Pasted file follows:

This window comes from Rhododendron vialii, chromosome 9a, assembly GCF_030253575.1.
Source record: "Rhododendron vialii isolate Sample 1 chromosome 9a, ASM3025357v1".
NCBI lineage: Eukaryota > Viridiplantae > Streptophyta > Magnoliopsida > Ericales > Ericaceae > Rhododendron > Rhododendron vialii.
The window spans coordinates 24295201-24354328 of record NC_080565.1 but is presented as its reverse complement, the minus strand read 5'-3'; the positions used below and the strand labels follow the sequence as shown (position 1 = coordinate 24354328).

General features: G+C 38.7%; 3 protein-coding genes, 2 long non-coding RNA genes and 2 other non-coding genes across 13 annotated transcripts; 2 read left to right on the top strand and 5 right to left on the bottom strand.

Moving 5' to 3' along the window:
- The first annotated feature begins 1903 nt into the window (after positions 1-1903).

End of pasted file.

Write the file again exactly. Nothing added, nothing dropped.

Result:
This window comes from Rhododendron vialii, chromosome 9a, assembly GCF_030253575.1.
Source record: "Rhododendron vialii isolate Sample 1 chromosome 9a, ASM3025357v1".
NCBI lineage: Eukaryota > Viridiplantae > Streptophyta > Magnoliopsida > Ericales > Ericaceae > Rhododendron > Rhododendron vialii.
The window spans coordinates 24295201-24354328 of record NC_080565.1 but is presented as its reverse complement, the minus strand read 5'-3'; the positions used below and the strand labels follow the sequence as shown (position 1 = coordinate 24354328).

General features: G+C 38.7%; 3 protein-coding genes, 2 long non-coding RNA genes and 2 other non-coding genes across 13 annotated transcripts; 2 read left to right on the top strand and 5 right to left on the bottom strand.

Moving 5' to 3' along the window:
- The first annotated feature begins 1903 nt into the window (after positions 1-1903).